Style Rider focuses on the intersection of motorcycle culture and individual style. Here we speak to Sydney based BMW R65 rider James Macintyre about Japanese and New York heritage workwear influences and his passion for vintage Beemers.
Name: James Macintyre
Residence: Sydney, Australia
Occupation: Service & UX Designer
Today’s ride: 1985 BMW R65. Not too much custom work. I have repainted and redone the pin stripes, matching the colour scheme to earlier beemers. The bench seat pairs well with the repainted rear fender as the boxy tail that comes standard on these bikes is just a little too 80s. The Hella fog light is also another light touch detail that echos the 80s adventure aesthetic.
Describe your style: Classic work wear with a bit of a sartorial influence made up of timeless pieces. I tend to wear a lot of canvas, knits and linens, and typically pair more formal tops with sneakers, and tees with boots.
Favourite items: I have a Schumacher era Ferrari team jacket that I got for my 14th birthday. I didn’t even get it with the intention to wear it as I was so little, but I’ve since grown into it and regularly wear it. It’s probably one of my louder items and easily the one that gets the most attention.
Next purchase: A chronograph watch, but I haven’t decided which one. My favourites are the original panda dial Heuer Carreras, but they’re well and truly out of my budget. A Seiko UFO or Omega Speedmaster are also in the direction of what I’d like, moving on nicely from the Seiko Pepsi model I am wearing.
Style inspiration: I draw inspiration from Japanese and New York heritage workwear, however, tend to dress down part of my outfit as to not appear out of a period film.
Best local ride: As a short late night blitz, I’ll sometimes do a lap of Sydney’s bridges heading north across the Anzac Bridge, over the Sydney Harbour Bridge and back.
Best distance ride: The Putty Road north of Sydney is great fun with a pack of other riders.
Tip for stylish motorcycling: Speaking very pragmatically, I have an overwhelming collection of beautiful non-riding jackets. So, I wear a Knox Urbane Pro riding jacket as this allows me to wear any of my jackets as riding jackets. In the summer, I throw a canvas shirt over my non-riding jackets instead.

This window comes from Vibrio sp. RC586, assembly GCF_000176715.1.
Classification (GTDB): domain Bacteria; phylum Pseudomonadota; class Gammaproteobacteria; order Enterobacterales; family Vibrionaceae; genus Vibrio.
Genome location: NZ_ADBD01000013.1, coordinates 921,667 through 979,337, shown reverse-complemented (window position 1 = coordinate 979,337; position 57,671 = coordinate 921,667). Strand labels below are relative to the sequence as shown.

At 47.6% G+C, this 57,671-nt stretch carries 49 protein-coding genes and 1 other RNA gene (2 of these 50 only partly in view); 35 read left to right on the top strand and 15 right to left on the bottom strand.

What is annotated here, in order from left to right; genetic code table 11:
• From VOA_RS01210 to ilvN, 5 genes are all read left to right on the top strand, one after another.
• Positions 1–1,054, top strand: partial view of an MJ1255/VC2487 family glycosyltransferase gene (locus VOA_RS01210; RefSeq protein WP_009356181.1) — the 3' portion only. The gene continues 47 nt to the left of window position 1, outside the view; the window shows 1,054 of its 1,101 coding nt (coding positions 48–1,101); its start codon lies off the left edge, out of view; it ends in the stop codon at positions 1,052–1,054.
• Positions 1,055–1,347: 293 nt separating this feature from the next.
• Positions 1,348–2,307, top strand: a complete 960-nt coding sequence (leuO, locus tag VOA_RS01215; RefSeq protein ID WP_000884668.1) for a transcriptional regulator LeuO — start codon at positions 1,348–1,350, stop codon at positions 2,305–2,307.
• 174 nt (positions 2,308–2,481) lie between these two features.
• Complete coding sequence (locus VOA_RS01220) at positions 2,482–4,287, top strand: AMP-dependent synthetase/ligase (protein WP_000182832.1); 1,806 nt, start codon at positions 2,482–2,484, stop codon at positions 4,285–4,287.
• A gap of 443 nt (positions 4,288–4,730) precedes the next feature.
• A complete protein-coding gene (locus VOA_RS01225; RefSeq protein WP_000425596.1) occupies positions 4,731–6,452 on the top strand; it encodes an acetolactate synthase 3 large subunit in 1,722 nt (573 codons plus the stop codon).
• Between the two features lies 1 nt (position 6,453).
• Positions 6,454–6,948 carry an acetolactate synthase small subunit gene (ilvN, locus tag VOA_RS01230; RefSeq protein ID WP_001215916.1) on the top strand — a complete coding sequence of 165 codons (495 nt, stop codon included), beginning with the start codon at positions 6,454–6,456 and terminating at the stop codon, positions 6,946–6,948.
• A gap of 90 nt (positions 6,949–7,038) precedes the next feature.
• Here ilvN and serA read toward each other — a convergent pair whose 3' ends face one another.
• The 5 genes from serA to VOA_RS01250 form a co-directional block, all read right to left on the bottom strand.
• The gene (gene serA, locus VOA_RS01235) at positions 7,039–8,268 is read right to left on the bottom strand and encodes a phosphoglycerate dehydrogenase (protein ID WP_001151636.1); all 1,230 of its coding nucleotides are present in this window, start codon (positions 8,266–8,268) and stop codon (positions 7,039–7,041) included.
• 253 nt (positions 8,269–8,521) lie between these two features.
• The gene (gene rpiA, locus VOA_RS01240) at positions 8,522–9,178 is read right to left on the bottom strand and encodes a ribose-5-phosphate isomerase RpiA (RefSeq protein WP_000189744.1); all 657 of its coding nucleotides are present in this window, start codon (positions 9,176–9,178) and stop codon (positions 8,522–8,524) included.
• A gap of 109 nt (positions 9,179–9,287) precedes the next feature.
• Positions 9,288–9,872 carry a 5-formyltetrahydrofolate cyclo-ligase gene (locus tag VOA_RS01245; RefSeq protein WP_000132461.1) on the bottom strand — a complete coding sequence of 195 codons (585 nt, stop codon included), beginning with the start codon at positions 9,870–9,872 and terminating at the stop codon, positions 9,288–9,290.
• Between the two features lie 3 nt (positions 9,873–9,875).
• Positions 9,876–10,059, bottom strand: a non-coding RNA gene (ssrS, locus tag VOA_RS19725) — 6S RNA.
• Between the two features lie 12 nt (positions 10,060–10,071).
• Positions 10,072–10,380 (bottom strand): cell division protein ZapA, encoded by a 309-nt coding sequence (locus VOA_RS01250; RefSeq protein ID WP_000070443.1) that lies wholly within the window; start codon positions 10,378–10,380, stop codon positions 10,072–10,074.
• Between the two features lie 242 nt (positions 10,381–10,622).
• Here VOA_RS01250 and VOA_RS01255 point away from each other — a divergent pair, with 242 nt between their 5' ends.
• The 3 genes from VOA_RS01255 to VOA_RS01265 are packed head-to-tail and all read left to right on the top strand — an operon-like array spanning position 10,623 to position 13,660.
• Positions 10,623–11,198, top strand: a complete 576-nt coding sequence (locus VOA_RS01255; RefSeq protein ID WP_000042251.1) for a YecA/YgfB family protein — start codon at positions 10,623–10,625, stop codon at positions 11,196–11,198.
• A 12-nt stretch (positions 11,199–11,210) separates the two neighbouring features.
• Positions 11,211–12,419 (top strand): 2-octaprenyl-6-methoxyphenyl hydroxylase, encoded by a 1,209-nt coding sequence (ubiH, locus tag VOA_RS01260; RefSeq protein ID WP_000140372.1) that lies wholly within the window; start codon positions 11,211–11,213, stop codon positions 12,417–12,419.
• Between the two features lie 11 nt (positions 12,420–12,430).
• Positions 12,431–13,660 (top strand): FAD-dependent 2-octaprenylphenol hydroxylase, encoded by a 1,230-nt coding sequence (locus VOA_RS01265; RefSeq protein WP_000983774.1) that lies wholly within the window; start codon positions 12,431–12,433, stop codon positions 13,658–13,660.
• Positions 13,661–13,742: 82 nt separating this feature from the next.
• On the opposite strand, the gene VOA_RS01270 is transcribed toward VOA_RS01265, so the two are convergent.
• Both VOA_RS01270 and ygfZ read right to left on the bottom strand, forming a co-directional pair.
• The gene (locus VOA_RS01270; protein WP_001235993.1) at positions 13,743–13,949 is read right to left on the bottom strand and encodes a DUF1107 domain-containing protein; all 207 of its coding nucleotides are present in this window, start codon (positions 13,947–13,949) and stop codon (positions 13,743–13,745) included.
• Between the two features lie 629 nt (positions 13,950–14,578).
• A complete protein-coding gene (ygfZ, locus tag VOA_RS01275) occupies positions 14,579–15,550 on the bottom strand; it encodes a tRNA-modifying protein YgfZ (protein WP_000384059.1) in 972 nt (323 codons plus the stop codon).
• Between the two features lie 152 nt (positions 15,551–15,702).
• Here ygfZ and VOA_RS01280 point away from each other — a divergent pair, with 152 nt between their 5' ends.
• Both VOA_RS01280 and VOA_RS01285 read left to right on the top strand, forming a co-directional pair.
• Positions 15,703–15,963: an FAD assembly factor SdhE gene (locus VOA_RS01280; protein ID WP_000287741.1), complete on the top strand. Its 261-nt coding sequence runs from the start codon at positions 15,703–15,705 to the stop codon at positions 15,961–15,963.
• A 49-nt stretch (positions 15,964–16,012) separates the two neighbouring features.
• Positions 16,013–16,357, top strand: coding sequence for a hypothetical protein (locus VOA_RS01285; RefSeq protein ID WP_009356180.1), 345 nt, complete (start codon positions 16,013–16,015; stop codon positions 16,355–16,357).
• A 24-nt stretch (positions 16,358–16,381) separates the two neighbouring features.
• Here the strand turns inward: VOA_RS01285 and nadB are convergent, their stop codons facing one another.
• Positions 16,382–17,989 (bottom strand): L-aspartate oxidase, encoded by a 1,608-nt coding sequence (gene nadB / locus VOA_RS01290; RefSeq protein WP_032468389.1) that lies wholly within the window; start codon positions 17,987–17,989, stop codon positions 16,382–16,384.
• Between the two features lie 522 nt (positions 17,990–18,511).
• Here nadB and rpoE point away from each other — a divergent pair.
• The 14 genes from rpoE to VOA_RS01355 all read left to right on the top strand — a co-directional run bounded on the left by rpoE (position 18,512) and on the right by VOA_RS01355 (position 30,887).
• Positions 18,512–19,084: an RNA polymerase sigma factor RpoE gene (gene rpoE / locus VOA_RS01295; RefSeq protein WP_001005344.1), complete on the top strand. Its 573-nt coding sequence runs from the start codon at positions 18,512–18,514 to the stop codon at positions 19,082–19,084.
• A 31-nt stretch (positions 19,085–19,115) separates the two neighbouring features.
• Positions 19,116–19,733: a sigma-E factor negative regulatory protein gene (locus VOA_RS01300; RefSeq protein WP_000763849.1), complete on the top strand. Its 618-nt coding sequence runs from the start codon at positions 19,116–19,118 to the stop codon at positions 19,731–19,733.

Tip for best looking safe riding gear: Gloves with good velcro! If the velcro is bad you’re pretty well guaranteed the whole pair will fall apart in no time. My current pair are from Biltwell.
Next motorcycle trip: Something big with Phillip Wong who rides a 1988 BMW R100RS. I’ve recently picked up a 1972 R75/5 which is made for cruising big miles, so I’m keen to open the door to some bigger rides.
Why do you like riding? Big question. I accredit getting my license as one of the single best decisions I’ve made for myself. My dad and I are close and have always connected through our old cars. In addition, he has ridden a Ducati Monster for most of my life, telling me stories of his old Honda CB350 and CB500. When I told him I was I getting my motorcycle license he asked me “why?”, with the mildest sense of resistance as one shouldn’t encourage their child to ride motorcycles. I said “because I want one” and he said “yeah fair enough”.
Beyond a general interest in bikes and riding, I got my license because it appeared to me that anyone that didn’t ride was missing out. A kind of everyday vice that’s actually good for your health. And I was right. Riding is now a massive part of my life and much of both my social and professional network has stemmed from it. I’ve brought my dad into this same network, which has rekindled his love of riding, and even saw him realise a childhood dream when he picked up a Kwaka Z900. In a nutshell I love riding for the sensation, the community, and pragmatically for its convenience too.